The Book Of Highs
Getting High And The Natural Mind:
by Edward Rosenfeld
In the late 1960s, legislators passed laws outlawing drugs people were taking to alter their consciousness. Those politicians had never taken those drugs, they only wanted to legislate consciousness. To me, that smacked of the prohibition of alcohol that was tried and failed, decades earlier.
I thought: they can’t outlaw consciousness: there are just too many ways to get high. I decided to assemble several hundred of those ways into a mini-encyclopedia. While I was writing that book, two other books were published that were a great help to me.
One was a scholarly volume, Altered States of Consciousness by Charles Tart, a compendium about the research and results in studying the myriad ways humans alter their consciousness and their awareness.
The other book was The Natural Mind by Dr. Andrew Weil. At that time, I met Andy, thru a mutual friend, and he agreed to write the Foreword to my book – The Book of Highs – 250 Ways to Alter Consciousness Without Drugs – which was published, originally, in 1973. Now a new edition of the book, entitled – The Book of Highs – 255 Ways to Alter Your Consciousness Without Drugs – has been published.
When I was preparing the 2018 edition of my book, I went back and read Andy’s foreword from the 1973 version. It read as if it was written today, and we decided to include it in the new book. Here are just a few of the most salient things that Andy had to say back then, that ring so true today, especially in light of the opioid crisis and the changing of medicinal and recreational cannabis laws in the US:
“The desire to have peak experiences, to transcend the limitations of ordinary consciousness, operates in all of us. It is so basic that it looks like an inborn drive. Almost as soon as infants learn to sit up, they begin to rock themselves into highs. Later, as young children, they learn to whirl into other states of awareness or hyperventilate out of ordinary reality. Still later they discover drugs.
“There has been much talk lately of alternatives to drugs. The present book describes a great many techniques for getting high, none of them making use of drugs. If we could teach people other methods to achieve highs, the drug problem would take on more manageable proportions. But what is wrong with drugs? They certainly work for many people, and, if used with the respect and care they demand, are no more dangerous than many agents in common, legal use in our society.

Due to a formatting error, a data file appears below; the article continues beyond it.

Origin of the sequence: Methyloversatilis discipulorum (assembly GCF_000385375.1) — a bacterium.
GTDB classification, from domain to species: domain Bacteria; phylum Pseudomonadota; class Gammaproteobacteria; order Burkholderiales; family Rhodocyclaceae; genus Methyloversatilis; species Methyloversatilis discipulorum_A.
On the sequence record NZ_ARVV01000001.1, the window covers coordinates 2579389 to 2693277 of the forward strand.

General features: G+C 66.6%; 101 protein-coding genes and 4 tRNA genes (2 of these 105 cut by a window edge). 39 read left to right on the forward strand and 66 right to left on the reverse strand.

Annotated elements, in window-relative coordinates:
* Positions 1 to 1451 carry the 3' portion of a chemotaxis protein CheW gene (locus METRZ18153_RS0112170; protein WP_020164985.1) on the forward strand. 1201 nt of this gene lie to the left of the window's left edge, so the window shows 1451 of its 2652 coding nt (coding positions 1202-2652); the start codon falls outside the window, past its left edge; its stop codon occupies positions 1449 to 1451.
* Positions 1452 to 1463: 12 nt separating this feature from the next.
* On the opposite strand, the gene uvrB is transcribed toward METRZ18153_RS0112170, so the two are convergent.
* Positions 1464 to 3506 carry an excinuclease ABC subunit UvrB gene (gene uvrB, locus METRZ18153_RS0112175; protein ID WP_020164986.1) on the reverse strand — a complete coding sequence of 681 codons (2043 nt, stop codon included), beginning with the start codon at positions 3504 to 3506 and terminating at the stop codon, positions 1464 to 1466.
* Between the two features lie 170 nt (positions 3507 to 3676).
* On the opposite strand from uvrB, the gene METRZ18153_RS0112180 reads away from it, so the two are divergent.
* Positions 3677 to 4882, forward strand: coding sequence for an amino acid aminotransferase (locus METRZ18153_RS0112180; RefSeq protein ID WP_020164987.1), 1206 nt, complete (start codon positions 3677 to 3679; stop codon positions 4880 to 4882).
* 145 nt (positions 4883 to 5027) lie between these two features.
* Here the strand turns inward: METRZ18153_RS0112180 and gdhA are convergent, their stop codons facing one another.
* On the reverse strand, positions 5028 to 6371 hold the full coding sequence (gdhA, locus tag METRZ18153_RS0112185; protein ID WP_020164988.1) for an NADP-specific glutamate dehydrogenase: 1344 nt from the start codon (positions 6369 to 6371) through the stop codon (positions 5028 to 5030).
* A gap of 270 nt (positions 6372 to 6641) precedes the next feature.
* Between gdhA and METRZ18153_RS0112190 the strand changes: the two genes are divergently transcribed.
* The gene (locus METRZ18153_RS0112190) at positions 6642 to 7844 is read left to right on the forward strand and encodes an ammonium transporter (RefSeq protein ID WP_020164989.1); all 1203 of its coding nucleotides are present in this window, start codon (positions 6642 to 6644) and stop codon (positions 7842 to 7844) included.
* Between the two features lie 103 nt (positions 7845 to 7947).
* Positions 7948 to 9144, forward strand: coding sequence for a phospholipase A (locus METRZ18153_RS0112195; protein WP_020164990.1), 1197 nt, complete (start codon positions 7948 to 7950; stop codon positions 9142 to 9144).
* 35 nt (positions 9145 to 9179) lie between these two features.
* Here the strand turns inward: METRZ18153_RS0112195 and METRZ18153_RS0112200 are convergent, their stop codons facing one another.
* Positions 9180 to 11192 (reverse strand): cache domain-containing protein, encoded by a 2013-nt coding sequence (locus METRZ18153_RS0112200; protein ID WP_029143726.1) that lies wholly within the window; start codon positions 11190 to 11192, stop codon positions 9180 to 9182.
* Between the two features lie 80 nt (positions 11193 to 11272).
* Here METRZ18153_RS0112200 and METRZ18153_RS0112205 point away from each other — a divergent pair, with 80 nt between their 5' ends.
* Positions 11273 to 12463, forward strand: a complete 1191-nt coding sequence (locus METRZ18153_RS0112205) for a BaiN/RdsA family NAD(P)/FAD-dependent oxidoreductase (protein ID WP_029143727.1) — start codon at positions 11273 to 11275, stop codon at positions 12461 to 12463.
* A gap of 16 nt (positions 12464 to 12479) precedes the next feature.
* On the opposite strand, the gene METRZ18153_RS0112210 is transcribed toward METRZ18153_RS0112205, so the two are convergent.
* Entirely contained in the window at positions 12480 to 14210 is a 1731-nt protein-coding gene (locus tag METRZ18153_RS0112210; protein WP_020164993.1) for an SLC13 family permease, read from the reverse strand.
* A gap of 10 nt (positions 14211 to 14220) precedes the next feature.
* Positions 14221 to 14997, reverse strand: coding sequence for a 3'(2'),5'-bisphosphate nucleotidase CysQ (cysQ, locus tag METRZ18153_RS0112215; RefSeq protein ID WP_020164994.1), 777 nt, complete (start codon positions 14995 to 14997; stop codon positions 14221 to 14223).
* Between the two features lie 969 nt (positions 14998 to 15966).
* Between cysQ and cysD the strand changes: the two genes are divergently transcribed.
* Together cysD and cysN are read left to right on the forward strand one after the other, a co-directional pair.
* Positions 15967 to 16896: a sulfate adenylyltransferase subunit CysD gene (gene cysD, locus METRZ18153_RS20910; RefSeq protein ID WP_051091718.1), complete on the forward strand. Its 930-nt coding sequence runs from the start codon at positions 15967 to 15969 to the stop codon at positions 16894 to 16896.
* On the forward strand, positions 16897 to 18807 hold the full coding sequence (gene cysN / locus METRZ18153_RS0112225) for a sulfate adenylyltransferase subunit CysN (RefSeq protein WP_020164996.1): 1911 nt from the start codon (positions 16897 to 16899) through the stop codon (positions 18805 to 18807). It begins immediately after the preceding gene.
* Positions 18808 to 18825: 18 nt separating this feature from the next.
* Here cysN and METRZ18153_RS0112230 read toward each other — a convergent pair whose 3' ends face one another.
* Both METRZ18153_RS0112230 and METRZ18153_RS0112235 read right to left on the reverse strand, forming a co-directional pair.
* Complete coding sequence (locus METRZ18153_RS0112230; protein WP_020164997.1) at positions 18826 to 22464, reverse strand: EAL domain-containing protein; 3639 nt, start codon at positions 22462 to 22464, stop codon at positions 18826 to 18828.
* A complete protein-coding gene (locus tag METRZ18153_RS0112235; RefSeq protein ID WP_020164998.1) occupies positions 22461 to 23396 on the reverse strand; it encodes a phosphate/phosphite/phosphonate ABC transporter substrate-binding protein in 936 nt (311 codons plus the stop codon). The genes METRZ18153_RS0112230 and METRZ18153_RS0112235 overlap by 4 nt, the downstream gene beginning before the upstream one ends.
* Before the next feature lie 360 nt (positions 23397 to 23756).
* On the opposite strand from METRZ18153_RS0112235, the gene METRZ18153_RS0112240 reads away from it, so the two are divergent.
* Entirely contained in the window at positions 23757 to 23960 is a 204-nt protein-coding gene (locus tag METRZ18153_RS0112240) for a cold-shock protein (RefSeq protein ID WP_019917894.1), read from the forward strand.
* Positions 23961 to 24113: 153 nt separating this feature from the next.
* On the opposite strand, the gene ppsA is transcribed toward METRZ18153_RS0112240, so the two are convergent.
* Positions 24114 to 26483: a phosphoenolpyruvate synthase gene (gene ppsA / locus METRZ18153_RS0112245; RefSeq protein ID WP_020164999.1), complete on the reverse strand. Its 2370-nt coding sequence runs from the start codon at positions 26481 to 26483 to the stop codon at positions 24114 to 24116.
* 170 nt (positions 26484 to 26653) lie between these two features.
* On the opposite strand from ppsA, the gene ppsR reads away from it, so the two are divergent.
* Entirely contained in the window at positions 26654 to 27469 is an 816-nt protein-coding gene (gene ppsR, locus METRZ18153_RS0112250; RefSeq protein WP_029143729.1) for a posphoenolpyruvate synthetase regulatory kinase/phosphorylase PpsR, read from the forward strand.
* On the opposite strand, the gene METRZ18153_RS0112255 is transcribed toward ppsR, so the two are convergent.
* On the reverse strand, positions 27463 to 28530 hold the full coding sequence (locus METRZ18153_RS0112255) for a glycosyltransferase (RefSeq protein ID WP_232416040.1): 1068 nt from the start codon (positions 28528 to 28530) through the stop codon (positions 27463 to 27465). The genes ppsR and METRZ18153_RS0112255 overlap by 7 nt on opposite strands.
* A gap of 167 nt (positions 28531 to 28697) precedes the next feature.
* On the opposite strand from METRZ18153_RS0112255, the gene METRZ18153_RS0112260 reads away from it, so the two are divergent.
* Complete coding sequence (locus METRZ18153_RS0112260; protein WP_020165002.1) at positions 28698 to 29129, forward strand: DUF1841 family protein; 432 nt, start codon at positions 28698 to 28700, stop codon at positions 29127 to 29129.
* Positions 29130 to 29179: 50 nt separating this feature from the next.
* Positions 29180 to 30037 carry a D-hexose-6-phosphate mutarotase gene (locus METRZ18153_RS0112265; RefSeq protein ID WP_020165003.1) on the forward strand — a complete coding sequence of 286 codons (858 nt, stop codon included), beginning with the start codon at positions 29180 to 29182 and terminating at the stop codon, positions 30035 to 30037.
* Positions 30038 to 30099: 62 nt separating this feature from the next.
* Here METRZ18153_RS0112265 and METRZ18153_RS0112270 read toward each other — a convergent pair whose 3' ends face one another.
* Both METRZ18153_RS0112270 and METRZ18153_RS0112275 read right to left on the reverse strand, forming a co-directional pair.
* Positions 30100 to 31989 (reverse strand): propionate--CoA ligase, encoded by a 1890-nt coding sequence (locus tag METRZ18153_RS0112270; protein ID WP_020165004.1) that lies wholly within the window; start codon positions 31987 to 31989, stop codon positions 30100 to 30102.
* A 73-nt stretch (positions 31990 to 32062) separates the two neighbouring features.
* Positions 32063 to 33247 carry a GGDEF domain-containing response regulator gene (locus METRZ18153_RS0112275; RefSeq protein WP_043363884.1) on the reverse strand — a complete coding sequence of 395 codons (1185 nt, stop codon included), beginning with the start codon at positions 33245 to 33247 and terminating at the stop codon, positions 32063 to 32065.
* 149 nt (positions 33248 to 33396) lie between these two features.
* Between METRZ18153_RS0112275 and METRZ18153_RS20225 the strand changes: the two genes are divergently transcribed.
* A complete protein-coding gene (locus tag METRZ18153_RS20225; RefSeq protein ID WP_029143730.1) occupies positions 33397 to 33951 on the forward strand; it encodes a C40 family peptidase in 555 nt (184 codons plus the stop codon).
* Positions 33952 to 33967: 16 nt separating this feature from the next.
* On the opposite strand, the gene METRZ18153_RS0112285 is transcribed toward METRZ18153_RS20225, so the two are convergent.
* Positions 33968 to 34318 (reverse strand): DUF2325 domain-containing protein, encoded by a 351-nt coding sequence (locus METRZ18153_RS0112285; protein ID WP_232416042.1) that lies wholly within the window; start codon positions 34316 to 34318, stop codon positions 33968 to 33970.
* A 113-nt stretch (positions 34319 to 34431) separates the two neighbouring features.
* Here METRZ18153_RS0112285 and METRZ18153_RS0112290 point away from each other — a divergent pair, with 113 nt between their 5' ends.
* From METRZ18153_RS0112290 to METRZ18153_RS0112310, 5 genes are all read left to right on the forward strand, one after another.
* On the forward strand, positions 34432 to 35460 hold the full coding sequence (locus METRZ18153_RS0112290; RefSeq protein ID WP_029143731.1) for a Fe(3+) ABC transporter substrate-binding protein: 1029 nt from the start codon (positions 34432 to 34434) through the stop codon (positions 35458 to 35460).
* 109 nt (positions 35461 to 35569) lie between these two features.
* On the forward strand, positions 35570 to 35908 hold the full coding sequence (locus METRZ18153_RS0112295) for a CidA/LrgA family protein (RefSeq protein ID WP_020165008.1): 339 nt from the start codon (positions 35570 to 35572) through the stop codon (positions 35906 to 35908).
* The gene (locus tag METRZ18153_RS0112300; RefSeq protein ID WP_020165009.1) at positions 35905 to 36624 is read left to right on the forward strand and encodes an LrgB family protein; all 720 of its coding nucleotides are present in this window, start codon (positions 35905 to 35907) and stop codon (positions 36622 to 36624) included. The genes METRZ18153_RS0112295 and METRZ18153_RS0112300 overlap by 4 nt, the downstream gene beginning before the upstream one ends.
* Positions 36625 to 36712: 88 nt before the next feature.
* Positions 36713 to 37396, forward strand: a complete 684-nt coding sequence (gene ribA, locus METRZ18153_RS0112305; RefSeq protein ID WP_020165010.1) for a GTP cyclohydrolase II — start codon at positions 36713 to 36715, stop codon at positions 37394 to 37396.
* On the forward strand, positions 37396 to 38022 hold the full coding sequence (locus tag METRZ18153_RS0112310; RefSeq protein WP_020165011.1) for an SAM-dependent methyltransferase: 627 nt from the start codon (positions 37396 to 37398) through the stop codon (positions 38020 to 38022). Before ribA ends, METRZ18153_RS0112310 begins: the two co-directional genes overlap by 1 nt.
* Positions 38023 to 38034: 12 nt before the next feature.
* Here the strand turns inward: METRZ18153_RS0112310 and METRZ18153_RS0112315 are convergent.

“…If we look over an extensive catalog of methods for getting high, one common trait stands out: They all are techniques of focusing awareness, of shaking us out of habitual modes of perception and getting us to concentrate on something, whether a sound, a sight, or an unusual sensation. Possibly, what we call a high is simply the experience of focused consciousness, even if the focus is on something we would normally consider painful or unpleasant. And possibly, when our ordinary consciousness is focused on anything, we can become aware of what is ordinarily unconsciously perceived: our internal organs, for example, or other persons’ minds or even things beyond ordinary time and space.
“…We are caught up in a fever of experimentation with methods of changing consciousness, much of it generated by the young. There will be much wasted effort, some casualties. But out of it all will come a generation that will know how to use its consciousness more and more fully – a generation that can build a truly high society.”
How prescient Dr. Weil’s words, then and now. I can only hope that soon people, especially politicians and lawmakers, will pay attention to the pernicious ways in which we now relegate drug use to the law enforcement, legal and judicial systems. These are personal problems and should be dealt with by the communities in which they take place and by the medical and psychiatric systems that are already in place.
If we change our attitudes to altering consciousness and devise new, innovative means of treating whatever problems occur, we will have the opportunity to improve our communities, help people in need and save billions and billions of dollars now being wasted on senseless prohibitions.
It is my hope that my book, with Andy’s perceptive and illuminating Foreword, can go some distance in changing minds and attitudes when it comes to altered consciousness and awareness, both with drugs and without. Here’s a last word from Dr. Weil’s Foreword to The Book of Highs:
“Far from leading to withdrawal from the world, meditation and other self-reliant methods of getting high tend to make us better able to function in ordinary reality. The better we get at getting high and staying there, the more we integrate the conscious and unconscious spheres of our mental life. This integration is the key to wholeness (health) of body and mind.”
Edward Rosenfeld is the author of The Book Of Highs, Workman Publishing Company (April 17, 2018).